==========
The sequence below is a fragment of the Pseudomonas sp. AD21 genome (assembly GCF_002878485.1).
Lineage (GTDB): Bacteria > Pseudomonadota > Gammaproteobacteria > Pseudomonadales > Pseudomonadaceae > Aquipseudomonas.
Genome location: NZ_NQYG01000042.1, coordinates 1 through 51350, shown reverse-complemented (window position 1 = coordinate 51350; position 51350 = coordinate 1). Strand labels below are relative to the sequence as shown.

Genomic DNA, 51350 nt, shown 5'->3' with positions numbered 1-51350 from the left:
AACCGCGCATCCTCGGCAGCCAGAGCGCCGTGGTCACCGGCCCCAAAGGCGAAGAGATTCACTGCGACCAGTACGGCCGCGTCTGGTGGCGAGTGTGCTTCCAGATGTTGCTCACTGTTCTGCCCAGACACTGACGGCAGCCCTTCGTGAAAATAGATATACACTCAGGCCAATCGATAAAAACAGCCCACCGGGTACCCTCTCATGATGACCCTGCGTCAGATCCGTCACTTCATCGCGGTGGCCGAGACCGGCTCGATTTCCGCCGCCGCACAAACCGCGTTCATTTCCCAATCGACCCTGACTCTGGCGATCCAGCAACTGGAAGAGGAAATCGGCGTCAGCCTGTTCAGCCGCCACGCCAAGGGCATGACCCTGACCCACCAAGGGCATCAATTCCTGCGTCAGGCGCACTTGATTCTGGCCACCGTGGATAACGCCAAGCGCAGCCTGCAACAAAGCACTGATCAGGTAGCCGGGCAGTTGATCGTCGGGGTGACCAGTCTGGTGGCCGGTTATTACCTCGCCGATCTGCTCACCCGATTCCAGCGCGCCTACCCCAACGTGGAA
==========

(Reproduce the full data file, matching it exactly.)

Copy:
The sequence below is a fragment of the Pseudomonas sp. AD21 genome (assembly GCF_002878485.1).
Lineage (GTDB): Bacteria > Pseudomonadota > Gammaproteobacteria > Pseudomonadales > Pseudomonadaceae > Aquipseudomonas.
Genome location: NZ_NQYG01000042.1, coordinates 1 through 51350, shown reverse-complemented (window position 1 = coordinate 51350; position 51350 = coordinate 1). Strand labels below are relative to the sequence as shown.

Genomic DNA, 51350 nt, shown 5'->3' with positions numbered 1-51350 from the left:
AACCGCGCATCCTCGGCAGCCAGAGCGCCGTGGTCACCGGCCCCAAAGGCGAAGAGATTCACTGCGACCAGTACGGCCGCGTCTGGTGGCGAGTGTGCTTCCAGATGTTGCTCACTGTTCTGCCCAGACACTGACGGCAGCCCTTCGTGAAAATAGATATACACTCAGGCCAATCGATAAAAACAGCCCACCGGGTACCCTCTCATGATGACCCTGCGTCAGATCCGTCACTTCATCGCGGTGGCCGAGACCGGCTCGATTTCCGCCGCCGCACAAACCGCGTTCATTTCCCAATCGACCCTGACTCTGGCGATCCAGCAACTGGAAGAGGAAATCGGCGTCAGCCTGTTCAGCCGCCACGCCAAGGGCATGACCCTGACCCACCAAGGGCATCAATTCCTGCGTCAGGCGCACTTGATTCTGGCCACCGTGGATAACGCCAAGCGCAGCCTGCAACAAAGCACTGATCAGGTAGCCGGGCAGTTGATCGTCGGGGTGACCAGTCTGGTGGCCGGTTATTACCTCGCCGATCTGCTCACCCGATTCCAGCGCGCCTACCCCAACGTGGAA